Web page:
Chapter

From Ritual to Spectacle

Paul Friedland

in Seeing Justice Done

Published in print June 2012 | ISBN: 9780199592692
Published online September 2012 | e-ISBN: 9780191741852 | DOI: http://dx.doi.org/10.1093/acprof:oso/9780199592692.003.0006
From Ritual to Spectacle

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  • Medieval and Renaissance History (500 to 1500)

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Through the beginning of the sixteenth century, executions often attracted large crowds of people who saw themselves as full participants in a ritual with profound spiritual meaning. With the first executions of Lutheran heretics, however, who refused to play the traditional role of the remorseful penitent but instead went to the scaffold joyously, crowds of spectators began to attend executions as a spectacular novelty. From the middle of the sixteenth century onward, wealthier segments of the population began viewing executions as a form of novel entertainment, renting windows overlooking the scaffold. By the seventeenth century, the upper classes had developed a fascination with criminality, which they satisfied through the reading of scandalously realistic true-crime novels as well as through a growing taste for witnessing real criminals be put to death in spectacles of public execution.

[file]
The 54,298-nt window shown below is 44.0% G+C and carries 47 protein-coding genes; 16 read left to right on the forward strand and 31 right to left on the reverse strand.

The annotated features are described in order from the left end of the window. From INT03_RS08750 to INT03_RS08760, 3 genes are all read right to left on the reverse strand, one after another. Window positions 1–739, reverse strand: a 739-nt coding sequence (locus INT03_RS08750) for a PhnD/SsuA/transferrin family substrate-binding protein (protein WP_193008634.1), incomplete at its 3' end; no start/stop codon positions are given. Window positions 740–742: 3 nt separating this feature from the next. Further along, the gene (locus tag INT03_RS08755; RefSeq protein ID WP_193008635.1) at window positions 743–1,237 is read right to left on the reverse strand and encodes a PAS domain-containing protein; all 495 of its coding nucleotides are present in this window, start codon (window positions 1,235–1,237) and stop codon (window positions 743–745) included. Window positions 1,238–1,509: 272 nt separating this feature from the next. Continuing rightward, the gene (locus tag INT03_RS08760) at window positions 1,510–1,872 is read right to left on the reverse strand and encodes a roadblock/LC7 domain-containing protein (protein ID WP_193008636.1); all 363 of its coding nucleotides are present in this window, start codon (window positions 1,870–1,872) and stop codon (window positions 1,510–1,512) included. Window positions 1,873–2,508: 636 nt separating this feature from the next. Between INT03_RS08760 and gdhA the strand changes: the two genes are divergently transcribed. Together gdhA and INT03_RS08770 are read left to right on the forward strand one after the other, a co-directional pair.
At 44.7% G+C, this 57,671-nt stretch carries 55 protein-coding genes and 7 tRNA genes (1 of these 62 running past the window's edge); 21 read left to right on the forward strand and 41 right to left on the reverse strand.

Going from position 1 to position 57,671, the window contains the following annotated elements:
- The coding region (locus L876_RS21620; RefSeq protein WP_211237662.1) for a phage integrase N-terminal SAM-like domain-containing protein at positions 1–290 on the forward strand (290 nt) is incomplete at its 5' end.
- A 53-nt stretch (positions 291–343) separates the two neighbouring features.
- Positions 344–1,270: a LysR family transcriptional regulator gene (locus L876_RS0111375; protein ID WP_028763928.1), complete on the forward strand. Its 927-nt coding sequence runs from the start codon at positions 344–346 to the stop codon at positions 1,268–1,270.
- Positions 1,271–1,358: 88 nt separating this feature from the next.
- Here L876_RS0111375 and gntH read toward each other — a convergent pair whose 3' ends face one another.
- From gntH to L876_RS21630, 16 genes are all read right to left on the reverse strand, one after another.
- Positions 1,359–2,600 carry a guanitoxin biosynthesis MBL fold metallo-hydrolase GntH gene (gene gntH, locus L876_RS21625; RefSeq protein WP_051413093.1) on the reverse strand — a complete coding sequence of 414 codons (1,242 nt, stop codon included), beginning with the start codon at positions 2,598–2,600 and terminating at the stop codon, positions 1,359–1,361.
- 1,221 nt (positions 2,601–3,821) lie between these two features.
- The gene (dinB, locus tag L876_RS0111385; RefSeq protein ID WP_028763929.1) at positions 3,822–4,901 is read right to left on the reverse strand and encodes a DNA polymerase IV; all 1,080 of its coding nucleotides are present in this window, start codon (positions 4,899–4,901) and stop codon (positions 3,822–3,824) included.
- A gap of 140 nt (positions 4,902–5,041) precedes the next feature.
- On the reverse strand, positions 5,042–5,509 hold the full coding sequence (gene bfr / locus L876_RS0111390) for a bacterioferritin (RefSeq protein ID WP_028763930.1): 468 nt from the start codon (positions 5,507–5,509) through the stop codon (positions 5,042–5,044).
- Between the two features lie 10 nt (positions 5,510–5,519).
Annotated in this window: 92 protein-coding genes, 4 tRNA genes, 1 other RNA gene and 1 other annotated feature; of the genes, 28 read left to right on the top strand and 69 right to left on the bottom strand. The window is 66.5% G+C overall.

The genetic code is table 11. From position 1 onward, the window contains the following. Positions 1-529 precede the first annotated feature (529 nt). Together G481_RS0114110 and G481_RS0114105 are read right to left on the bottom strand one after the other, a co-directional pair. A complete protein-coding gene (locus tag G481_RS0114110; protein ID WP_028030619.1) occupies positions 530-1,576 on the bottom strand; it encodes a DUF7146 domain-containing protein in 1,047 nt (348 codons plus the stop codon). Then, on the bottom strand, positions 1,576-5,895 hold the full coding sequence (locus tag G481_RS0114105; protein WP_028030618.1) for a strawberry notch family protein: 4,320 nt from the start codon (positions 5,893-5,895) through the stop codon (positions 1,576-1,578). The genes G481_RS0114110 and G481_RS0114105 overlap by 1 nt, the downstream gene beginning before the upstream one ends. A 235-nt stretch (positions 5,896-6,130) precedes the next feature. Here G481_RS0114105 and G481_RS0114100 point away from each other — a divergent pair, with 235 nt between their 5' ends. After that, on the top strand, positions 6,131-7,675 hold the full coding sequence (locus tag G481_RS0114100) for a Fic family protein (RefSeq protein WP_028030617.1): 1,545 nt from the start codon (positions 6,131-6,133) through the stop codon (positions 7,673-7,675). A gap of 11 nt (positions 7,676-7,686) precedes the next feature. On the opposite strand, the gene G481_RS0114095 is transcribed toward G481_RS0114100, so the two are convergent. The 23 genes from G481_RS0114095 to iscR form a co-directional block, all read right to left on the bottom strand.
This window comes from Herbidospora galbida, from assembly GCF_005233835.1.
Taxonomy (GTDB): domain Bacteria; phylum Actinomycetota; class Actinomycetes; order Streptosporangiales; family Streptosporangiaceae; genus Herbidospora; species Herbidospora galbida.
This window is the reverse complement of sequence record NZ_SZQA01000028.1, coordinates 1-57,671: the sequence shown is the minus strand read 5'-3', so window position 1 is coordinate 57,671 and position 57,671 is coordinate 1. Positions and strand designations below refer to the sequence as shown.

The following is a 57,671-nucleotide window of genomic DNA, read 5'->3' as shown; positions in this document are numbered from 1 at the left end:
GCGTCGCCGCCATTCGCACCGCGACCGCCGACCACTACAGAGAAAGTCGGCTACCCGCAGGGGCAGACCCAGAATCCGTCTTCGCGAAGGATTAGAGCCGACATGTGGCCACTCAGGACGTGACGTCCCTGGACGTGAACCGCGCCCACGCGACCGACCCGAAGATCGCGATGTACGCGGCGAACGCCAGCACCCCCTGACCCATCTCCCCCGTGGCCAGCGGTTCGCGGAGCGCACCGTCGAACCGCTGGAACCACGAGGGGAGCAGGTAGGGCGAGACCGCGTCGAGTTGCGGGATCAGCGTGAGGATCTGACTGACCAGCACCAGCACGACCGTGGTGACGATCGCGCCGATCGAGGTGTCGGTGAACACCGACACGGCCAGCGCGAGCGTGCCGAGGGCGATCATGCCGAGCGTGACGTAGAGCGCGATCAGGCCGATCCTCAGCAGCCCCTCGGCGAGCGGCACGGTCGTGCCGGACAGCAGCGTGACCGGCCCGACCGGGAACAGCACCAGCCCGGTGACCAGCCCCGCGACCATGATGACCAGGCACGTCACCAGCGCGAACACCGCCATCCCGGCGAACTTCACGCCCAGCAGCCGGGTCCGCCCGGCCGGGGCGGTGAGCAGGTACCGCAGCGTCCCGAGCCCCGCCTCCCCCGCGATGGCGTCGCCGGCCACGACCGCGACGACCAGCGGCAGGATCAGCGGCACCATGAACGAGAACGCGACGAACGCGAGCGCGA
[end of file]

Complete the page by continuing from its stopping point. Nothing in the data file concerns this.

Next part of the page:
Keywords: ritual; spectacle; crowds; heretics; scaffold; criminality; true-crime novels; penitence

Chapter.  13613 words.  Illustrated.

Subjects: Medieval and Renaissance History (500 to 1500)

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